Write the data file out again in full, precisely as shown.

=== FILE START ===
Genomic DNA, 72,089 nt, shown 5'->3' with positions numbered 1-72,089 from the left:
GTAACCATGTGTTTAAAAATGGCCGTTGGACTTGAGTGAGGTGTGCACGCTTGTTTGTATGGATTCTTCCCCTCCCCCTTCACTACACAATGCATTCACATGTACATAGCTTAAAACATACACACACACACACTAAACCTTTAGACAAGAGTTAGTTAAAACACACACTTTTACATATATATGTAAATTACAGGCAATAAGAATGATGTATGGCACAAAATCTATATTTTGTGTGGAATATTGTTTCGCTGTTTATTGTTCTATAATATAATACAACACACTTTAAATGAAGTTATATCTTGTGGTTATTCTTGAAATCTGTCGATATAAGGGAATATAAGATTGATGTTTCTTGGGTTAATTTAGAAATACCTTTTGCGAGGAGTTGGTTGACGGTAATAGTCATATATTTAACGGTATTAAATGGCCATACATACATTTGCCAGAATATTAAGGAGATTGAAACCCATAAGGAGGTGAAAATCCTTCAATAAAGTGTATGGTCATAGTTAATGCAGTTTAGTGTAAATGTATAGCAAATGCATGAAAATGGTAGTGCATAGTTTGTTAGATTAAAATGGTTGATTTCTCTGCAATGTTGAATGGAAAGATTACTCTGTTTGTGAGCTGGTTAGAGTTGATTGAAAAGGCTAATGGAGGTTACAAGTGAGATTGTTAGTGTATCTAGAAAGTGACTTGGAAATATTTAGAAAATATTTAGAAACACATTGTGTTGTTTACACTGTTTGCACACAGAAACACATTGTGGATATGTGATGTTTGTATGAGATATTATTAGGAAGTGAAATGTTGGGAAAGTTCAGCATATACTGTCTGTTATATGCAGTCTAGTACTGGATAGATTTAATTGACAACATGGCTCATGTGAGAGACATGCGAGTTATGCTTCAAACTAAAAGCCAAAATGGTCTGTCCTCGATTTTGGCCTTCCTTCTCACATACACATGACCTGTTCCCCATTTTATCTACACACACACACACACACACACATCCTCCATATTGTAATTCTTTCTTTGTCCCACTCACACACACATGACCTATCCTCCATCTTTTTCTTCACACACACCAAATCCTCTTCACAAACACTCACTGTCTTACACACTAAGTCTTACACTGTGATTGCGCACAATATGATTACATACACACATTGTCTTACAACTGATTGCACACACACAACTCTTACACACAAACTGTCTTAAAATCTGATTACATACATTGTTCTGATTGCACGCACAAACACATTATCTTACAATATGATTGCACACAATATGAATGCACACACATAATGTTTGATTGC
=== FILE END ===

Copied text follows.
Genomic DNA, 72,089 nt, shown 5'->3' with positions numbered 1-72,089 from the left:
GTAACCATGTGTTTAAAAATGGCCGTTGGACTTGAGTGAGGTGTGCACGCTTGTTTGTATGGATTCTTCCCCTCCCCCTTCACTACACAATGCATTCACATGTACATAGCTTAAAACATACACACACACACACTAAACCTTTAGACAAGAGTTAGTTAAAACACACACTTTTACATATATATGTAAATTACAGGCAATAAGAATGATGTATGGCACAAAATCTATATTTTGTGTGGAATATTGTTTCGCTGTTTATTGTTCTATAATATAATACAACACACTTTAAATGAAGTTATATCTTGTGGTTATTCTTGAAATCTGTCGATATAAGGGAATATAAGATTGATGTTTCTTGGGTTAATTTAGAAATACCTTTTGCGAGGAGTTGGTTGACGGTAATAGTCATATATTTAACGGTATTAAATGGCCATACATACATTTGCCAGAATATTAAGGAGATTGAAACCCATAAGGAGGTGAAAATCCTTCAATAAAGTGTATGGTCATAGTTAATGCAGTTTAGTGTAAATGTATAGCAAATGCATGAAAATGGTAGTGCATAGTTTGTTAGATTAAAATGGTTGATTTCTCTGCAATGTTGAATGGAAAGATTACTCTGTTTGTGAGCTGGTTAGAGTTGATTGAAAAGGCTAATGGAGGTTACAAGTGAGATTGTTAGTGTATCTAGAAAGTGACTTGGAAATATTTAGAAAATATTTAGAAACACATTGTGTTGTTTACACTGTTTGCACACAGAAACACATTGTGGATATGTGATGTTTGTATGAGATATTATTAGGAAGTGAAATGTTGGGAAAGTTCAGCATATACTGTCTGTTATATGCAGTCTAGTACTGGATAGATTTAATTGACAACATGGCTCATGTGAGAGACATGCGAGTTATGCTTCAAACTAAAAGCCAAAATGGTCTGTCCTCGATTTTGGCCTTCCTTCTCACATACACATGACCTGTTCCCCATTTTATCTACACACACACACACACACACACATCCTCCATATTGTAATTCTTTCTTTGTCCCACTCACACACACATGACCTATCCTCCATCTTTTTCTTCACACACACCAAATCCTCTTCACAAACACTCACTGTCTTACACACTAAGTCTTACACTGTGATTGCGCACAATATGATTACATACACACATTGTCTTACAACTGATTGCACACACACAACTCTTACACACAAACTGTCTTAAAATCTGATTACATACATTGTTCTGATTGCACGCACAAACACATTATCTTACAATATGATTGCACACAATATGAATGCACACACATAATGTTTGATTGC